|Windows awaiting installation, really hard work mostly all done|
1. Start stripping the paint. I discovered quite late in the piece that, while a Bahco scraper is quite good, an electric plane is HEAPS better. If you suspect the paint is lead-based, wear a mask and clean up after yourself (ie. don't let your kids treat the paint-shavings like a sand pit).
2. Once the paint is off you'll be able to clearly see all the bits that need holding together/filling up with scraps of wood glued together with PVA and builder's bog and about a billion screws. Don't freak out, but get yourself some clamps: you're gonna need 'em.
3. Re-glaze by chipping out all the 100 year old putty that's cracked and falling out and replace with new linseed oil putty.
4. When you're satisfied the windows are no longer going to fall apart if you pick them up, measure them so you can make the window frames. Even if you've never done it before, by the time you finish you'll probably be alright at it. A good plan is to do the out-of-the-way windows (like the one in the non-loft end of the gables) first, so it's less easy for visitors to view your dodgy-brothers practice efforts. Make sure you have a sharp chisel, cuz you're gonna be chopping out a heap of wood.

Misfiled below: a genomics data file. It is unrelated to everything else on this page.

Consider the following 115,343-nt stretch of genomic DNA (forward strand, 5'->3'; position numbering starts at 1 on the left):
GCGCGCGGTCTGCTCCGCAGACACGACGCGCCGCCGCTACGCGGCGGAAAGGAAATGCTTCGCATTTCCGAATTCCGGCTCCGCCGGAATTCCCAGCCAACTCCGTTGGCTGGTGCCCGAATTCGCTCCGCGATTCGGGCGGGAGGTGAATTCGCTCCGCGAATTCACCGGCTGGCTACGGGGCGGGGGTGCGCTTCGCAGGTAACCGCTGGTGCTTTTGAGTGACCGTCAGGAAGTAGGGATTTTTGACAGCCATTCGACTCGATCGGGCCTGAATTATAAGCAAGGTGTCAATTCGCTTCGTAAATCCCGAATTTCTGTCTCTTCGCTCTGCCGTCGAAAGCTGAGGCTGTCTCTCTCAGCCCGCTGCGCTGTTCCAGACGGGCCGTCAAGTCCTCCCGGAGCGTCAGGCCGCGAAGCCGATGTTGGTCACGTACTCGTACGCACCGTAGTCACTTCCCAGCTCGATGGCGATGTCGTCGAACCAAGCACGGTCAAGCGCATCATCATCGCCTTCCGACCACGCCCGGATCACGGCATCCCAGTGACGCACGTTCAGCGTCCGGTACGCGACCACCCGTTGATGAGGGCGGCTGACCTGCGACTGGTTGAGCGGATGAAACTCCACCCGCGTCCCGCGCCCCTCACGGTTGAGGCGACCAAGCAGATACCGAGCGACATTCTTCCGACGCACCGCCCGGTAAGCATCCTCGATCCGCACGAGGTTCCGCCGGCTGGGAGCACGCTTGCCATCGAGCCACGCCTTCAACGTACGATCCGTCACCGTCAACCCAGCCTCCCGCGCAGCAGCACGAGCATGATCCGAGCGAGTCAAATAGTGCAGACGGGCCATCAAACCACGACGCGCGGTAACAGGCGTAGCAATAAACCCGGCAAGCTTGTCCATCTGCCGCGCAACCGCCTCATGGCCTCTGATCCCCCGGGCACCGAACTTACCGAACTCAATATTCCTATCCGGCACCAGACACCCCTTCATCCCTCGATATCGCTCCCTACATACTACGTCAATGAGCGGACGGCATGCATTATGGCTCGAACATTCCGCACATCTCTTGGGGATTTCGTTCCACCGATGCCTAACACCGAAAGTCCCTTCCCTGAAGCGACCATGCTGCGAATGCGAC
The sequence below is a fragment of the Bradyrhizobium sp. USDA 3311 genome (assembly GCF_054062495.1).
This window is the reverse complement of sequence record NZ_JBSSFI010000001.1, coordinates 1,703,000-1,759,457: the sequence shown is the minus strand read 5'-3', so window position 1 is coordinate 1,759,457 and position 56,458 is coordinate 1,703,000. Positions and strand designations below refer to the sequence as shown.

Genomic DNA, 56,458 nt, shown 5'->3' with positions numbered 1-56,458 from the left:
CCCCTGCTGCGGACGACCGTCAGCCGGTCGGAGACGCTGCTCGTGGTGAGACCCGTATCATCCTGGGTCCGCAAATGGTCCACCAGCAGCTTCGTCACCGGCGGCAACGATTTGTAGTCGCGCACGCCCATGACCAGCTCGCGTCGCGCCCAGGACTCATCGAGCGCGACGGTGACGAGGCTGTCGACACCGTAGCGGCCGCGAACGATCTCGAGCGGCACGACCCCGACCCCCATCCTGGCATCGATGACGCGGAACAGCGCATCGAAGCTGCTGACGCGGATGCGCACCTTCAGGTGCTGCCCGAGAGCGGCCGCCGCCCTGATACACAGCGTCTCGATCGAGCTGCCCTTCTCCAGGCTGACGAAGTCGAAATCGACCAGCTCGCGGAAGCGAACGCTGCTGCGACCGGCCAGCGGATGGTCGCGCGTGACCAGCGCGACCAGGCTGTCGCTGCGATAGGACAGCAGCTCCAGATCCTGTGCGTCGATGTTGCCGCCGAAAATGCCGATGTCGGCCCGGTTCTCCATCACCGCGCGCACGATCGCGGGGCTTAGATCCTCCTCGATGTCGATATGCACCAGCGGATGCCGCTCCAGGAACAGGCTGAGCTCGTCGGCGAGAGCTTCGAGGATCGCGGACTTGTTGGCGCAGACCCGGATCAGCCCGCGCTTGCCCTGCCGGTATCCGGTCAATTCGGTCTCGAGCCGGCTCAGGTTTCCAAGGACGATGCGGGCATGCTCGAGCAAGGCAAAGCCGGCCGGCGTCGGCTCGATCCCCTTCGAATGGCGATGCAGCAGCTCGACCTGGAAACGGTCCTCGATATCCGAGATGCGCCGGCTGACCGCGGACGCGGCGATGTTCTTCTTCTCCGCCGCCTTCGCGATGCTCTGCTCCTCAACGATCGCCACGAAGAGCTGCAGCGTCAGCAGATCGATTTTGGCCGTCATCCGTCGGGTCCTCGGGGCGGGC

5. Install the window frames in the window bucks (the bits that make the holes in the strawbale walls), hoping that you did an OK job of measuring. If, like one of ours, you get a pretty tight fit on one of them, the electric plane and a little sledgehammer are going to be your best friend. And if like several of ours, the window buck is way too big, get some expanding foam. You can get non-toxic stuff that's made in Denmark (those Danes are sooo healthy). And make sure you read the instructions - it really does expand. A lot.
|The more windows we add, the more it looks like a bothy|
I'm glad they're all second hand. I would definitely use second-hand again, but I wouldn't just randomly pick them up off the side of the road without a very thorough check-over. And I'd make sure they already had nice, solid, hardwood frames that don't mind being 'persuaded' with a sledgehammer. Woodworking is just one kind of craft I'm probably never going to get into.